White Collar Employees Beware: Obama Implements New Financial Fraud Task Force
At the end of last year, President Barak Obama announced that he was establishing an inter-agency Financial Fraud Enforcement Task Force. This task force has a mission of coordinating efforts for so called "white collar" financial fraud prosecutions.
The use of task forces is not new for the United States Department of Justice (DOJ). In addition to the Corporate Fraud Task Force, we have seen task forces such as the Katrina Hurricane Task Force that focused on fraud.
The executive order (13519) empowering the new Financial Fraud Task Force includes a long list of individual offices that will be represented on the task force (e.g. Homeland Security, FTC, SBA). At the head of the task force is the Attorney General, with the Deputy AG directing the work of the task force.
An interesting aspect of this task force is its mandate to "Outreach" to both private corporations and State and local government. The executive order states that:
"[T}the Task Force, in accordance with applicable law . . . shall conduct outreach with representatives of financial institutions, corporate entities, nonprofit organizations, State, local, tribal, and territorial governments and agencies, and other interested persons to foster greater coordination and participation in the detection and prosecution of financial fraud and financial crimes, and in the enforcement of antitrust and antidiscrimination laws."
In other words, President Obama has not only moved Financial Fraud investigation and prosecution up on the list of his priorities; he has used his Executive Order powers to put into place the mechanisms necessary to begin widespread investigation and prosecution.
Attorney General Eric Holder, speaking at the Financial Fraud Enforcement Task Force Press Conference made it very clear just how serious the administration is on this issue:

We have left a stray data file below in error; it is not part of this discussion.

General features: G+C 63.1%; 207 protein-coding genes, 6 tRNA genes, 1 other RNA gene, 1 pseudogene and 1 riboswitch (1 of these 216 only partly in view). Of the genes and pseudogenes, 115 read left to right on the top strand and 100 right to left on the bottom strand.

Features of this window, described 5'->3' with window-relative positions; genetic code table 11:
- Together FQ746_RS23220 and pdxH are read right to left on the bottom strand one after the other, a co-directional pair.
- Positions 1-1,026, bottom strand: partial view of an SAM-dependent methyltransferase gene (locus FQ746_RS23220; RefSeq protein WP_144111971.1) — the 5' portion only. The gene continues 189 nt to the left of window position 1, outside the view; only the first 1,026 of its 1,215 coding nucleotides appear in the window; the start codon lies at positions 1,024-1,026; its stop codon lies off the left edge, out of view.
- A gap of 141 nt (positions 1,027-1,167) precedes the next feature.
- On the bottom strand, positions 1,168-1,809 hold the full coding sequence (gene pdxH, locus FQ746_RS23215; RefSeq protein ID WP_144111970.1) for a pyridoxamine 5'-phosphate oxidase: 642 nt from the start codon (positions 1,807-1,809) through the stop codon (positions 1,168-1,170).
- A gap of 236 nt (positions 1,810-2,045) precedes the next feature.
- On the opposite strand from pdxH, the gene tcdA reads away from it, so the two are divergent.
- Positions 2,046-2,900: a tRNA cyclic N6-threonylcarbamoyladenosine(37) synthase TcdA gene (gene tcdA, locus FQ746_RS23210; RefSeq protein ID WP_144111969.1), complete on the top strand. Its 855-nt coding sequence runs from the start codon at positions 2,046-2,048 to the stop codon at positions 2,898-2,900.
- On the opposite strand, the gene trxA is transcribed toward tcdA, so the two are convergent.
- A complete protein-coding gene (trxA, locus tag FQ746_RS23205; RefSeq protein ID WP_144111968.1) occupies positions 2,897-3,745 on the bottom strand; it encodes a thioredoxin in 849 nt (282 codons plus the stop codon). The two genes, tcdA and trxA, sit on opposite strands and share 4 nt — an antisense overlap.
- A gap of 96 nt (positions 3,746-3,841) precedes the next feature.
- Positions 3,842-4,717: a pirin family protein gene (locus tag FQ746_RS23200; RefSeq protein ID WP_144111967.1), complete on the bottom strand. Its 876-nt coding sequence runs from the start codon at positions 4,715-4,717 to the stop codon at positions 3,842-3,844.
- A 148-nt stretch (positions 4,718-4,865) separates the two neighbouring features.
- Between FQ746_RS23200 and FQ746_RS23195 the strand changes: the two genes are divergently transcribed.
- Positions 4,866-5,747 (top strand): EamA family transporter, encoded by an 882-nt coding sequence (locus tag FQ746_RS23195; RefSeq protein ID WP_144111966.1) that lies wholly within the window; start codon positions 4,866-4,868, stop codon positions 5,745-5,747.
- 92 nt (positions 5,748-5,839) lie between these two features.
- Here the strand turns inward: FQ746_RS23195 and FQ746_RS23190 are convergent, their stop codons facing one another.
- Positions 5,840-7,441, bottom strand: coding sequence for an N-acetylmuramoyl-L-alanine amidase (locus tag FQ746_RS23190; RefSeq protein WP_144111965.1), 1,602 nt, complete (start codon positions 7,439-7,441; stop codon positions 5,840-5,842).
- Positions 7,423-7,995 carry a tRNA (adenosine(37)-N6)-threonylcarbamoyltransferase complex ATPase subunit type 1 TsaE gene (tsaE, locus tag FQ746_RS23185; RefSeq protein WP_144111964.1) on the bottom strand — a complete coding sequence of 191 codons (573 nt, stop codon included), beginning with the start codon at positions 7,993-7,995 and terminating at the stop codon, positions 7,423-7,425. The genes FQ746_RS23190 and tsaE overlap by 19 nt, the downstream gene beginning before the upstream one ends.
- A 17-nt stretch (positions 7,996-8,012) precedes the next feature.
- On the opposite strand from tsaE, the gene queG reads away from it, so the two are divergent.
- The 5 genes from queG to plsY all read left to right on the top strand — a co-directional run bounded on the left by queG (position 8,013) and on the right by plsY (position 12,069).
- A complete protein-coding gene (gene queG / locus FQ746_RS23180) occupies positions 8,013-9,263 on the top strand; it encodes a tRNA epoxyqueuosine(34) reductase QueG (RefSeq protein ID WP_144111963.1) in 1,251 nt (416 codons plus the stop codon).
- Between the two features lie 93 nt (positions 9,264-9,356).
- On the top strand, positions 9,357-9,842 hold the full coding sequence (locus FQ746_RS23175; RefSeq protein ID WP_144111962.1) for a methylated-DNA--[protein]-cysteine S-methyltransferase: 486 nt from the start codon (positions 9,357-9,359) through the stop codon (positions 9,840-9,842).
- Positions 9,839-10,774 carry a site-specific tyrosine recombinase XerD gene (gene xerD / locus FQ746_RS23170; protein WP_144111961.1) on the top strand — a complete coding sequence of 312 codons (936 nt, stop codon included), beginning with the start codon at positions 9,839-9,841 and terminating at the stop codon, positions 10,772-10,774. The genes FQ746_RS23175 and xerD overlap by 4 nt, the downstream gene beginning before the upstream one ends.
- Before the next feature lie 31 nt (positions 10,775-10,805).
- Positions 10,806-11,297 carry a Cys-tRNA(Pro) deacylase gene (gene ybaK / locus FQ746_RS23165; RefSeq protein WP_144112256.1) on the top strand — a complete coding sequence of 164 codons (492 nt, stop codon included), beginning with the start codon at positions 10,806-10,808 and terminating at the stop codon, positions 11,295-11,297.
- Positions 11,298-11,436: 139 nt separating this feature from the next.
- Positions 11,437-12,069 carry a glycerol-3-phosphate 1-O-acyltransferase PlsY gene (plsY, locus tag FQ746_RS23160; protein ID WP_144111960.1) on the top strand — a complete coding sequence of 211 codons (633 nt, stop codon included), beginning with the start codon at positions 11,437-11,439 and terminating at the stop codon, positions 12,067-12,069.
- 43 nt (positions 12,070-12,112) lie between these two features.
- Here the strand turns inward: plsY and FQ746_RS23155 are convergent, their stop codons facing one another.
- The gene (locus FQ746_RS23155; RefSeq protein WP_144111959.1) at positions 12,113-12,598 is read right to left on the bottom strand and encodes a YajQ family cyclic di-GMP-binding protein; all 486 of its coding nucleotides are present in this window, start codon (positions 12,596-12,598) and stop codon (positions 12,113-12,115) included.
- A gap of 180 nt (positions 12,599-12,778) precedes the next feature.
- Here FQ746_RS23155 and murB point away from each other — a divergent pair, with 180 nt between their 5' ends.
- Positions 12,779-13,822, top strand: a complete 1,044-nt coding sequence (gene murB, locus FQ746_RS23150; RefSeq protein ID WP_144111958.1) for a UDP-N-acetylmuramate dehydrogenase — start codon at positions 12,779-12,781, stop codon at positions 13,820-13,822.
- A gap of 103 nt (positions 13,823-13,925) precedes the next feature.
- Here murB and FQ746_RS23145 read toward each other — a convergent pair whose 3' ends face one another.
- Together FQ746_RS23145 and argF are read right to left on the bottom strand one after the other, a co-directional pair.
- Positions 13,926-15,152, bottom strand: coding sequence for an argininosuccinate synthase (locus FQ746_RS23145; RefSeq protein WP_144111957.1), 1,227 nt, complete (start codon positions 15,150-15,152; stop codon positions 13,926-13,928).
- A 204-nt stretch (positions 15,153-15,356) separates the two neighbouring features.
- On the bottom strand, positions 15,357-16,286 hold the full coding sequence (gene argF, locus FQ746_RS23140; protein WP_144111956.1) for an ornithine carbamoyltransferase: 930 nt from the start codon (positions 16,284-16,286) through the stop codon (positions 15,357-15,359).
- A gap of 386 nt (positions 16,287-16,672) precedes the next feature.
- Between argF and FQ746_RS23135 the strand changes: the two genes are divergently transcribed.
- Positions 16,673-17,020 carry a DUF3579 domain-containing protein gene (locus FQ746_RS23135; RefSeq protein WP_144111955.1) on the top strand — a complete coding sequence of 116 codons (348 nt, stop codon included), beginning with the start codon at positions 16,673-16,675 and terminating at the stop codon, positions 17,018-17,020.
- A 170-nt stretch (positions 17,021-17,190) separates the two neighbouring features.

"We will investigate you, we will prosecute you, and we will incarcerate you. We will be relentless in our investigation of corporate and financial wrongdoing, and will not hesitate to bring charges, where appropriate, for criminal misconduct on the part of businesses and business executives." (http://www.justice.gov/ag/speeches/2009/ag-speech-091117.html)
It is too early to determine if this aggressive new mandate will simply result in "cleaning house" at higher levels among the larger more prominent financial institutions, or if it will proliferate into "witch hunts" among middle and lower level corporate and government employees.
Either way, make no mistake: the Feds are now "watch-dogging" corporate and government employees with greater zeal than ever before.
If you are corporate or government employee who has any fiscal or financial duties, now is the time to ensure that all of your T's are crossed and your I's are dotted.
Above all, if you think you may be the subject of a Federal investigation you should speak to an experienced Federal attorney immediately: even if you have done nothing wrong. The best offense to a government case against you is always, unquestionably, a good defense.
Additionally, remember that it is a federal crime to make false statements to law enforcement. If an individual gives false information to federal investigators, he or she can be charged with a five-year felony.
Many false statement cases start with a seemingly innocent conversation with the feds. Before you talk to investigators and risk - whether intentionally or unintentionally - giving them any false information, talk to an attorney.
An attorney who understands the federal investigative system and procedures will ensure that your rights and interests are protected before the investigation proceeds to far.